South Korea investigating North Korean man who crossed armed border

Marco Green
February 17, 2021

North Korean hackers stole technology related to Covid-19 vaccines and treatments from USA drugmaker Pfizer, according to a South Korean lawmaker.

South Korea's spy agency told lawmakers Tuesday Ri may have been taking care of the couple's children and avoiding public exposure during the coronavirus pandemic, Kim Byung-kee, a ruling Democratic Party lawmaker, said after a meeting of a parliamentary intelligence committee.

This comes after Microsoft revealed in November that North Korean and Russian hackers had targeted "seven prominent companies directly involved in researching vaccines and treatments for COVID-19", including pharmaceutical companies.

North Korea has not confirmed any Covid-19 cases, but the NIS has said an outbreak could not be ruled out as the country had active exchanges with China, where the virus first emerged, before closing the border early a year ago. He said the lawmakers were required to return the documents at the end of the briefing. It reportedly wasn't clear whether the attempt was successful. Ha suggested the NIS was likely trying not to anger North Korea too much.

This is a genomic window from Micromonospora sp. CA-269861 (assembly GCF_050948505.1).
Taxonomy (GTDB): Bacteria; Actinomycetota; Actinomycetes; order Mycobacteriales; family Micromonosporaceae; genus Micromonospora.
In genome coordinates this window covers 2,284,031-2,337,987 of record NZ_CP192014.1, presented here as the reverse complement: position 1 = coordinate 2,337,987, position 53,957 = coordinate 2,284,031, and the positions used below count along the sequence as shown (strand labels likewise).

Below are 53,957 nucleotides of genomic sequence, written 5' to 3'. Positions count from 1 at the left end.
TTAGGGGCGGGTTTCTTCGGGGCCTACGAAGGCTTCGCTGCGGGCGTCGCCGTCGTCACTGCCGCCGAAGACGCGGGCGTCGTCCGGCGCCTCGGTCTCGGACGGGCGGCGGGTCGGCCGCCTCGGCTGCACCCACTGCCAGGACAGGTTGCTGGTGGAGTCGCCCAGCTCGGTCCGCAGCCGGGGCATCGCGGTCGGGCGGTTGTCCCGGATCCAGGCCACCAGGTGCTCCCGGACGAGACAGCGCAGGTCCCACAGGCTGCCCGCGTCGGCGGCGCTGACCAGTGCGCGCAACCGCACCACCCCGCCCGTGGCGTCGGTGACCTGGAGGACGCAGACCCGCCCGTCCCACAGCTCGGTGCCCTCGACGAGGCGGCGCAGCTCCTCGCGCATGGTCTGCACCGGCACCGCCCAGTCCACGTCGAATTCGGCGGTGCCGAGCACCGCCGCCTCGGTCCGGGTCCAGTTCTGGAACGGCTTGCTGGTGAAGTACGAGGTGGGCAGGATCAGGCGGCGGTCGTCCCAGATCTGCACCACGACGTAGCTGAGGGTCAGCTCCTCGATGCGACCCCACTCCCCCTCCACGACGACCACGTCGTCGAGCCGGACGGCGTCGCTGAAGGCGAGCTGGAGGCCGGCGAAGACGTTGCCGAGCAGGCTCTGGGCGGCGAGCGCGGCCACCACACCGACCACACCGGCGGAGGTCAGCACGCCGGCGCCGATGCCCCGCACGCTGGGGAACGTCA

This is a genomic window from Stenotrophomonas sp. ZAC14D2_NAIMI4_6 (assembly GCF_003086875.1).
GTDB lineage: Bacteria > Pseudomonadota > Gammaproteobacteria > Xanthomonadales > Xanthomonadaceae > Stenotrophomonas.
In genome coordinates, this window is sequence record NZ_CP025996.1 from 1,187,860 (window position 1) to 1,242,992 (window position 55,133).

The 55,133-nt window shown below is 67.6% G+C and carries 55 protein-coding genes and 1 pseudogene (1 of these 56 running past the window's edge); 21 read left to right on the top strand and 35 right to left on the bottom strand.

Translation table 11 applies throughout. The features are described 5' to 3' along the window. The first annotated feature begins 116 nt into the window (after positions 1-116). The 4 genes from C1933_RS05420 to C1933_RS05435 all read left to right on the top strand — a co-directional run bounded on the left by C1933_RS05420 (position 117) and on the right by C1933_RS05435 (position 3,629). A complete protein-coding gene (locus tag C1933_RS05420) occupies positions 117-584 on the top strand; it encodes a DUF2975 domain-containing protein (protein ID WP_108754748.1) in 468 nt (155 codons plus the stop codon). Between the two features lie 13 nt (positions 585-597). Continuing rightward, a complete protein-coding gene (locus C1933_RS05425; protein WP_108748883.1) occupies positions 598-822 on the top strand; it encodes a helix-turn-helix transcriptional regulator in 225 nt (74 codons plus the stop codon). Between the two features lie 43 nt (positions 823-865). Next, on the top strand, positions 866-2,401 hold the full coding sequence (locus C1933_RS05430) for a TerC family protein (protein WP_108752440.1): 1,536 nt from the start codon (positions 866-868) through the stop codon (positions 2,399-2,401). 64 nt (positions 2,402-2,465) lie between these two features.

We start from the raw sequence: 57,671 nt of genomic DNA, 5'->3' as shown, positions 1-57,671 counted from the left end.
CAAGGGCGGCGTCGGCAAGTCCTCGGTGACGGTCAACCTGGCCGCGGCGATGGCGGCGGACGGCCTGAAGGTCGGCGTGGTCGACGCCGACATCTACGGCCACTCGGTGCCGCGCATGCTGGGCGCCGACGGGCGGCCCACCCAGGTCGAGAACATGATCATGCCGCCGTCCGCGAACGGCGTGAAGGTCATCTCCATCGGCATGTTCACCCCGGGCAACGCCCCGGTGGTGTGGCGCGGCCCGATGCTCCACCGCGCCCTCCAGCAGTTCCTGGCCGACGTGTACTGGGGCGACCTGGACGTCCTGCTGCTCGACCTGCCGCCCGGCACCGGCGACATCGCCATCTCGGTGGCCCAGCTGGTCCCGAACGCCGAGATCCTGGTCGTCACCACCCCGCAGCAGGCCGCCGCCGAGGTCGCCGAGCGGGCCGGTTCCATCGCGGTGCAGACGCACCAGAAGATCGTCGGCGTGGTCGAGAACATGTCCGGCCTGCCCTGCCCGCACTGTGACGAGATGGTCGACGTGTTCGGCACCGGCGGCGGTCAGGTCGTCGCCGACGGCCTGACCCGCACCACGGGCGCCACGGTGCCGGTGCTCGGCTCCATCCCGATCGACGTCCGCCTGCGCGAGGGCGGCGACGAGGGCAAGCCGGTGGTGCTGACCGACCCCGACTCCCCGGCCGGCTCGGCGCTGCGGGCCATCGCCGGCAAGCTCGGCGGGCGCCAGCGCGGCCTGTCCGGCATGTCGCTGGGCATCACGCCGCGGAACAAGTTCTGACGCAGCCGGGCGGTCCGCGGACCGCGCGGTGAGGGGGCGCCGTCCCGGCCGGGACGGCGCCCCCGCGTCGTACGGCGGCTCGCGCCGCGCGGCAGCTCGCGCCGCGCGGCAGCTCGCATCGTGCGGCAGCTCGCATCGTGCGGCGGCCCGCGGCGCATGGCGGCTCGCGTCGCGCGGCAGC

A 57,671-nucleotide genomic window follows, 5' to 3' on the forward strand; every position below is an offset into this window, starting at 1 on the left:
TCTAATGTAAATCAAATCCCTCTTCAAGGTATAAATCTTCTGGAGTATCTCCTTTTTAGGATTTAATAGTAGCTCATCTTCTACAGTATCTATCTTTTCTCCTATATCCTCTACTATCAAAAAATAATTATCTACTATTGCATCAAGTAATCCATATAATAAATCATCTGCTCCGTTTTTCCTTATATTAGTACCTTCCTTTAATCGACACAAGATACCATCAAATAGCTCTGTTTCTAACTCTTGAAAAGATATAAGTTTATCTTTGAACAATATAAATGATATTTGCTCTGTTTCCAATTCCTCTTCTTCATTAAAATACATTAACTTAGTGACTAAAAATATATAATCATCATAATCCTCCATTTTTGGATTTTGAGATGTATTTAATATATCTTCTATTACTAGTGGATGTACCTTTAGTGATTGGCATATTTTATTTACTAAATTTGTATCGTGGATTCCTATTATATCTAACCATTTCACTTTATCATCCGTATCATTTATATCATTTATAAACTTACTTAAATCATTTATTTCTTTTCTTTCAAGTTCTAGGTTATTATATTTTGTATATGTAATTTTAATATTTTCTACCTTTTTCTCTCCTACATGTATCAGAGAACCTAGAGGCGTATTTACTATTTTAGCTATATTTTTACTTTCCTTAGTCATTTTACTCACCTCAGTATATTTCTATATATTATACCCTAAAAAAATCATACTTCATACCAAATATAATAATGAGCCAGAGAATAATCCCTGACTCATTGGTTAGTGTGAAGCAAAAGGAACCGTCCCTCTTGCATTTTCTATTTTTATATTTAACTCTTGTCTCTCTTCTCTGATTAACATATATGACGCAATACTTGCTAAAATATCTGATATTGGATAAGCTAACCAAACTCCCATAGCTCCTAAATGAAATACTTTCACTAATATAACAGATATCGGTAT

The U.S. State Department and Pfizer did not immediately respond to emails from Fox News.

The man, intercepted at 7:20 a.m.by South Korean troops inside the civilian control line just south of the Demilitarized Zone, apparently swam some part of the way from North Korea in a dive suit before passing through a drain south of the border, according to a translated, text-message update from the joint chiefs Wednesday.

North Korea has also been linked to significant cyberattacks, which the country denies.

Although the country has not yet confirmed any cases of coronavirus, North Korea is due to receive around 2 million doses of the AstraZeneca/Oxford vaccine this year through the COVAX vaccine-sharing programme.

Health experts have said the North's hackers may be more interested in selling the stolen data than using it to develop a homegrown vaccine.

The current South Korean government of President Moon Jae-in espouses rapprochement with North Korea and a negotiated settlement of the global standoff over North Korea's nuclear program.

Other reports by Click Lancashire

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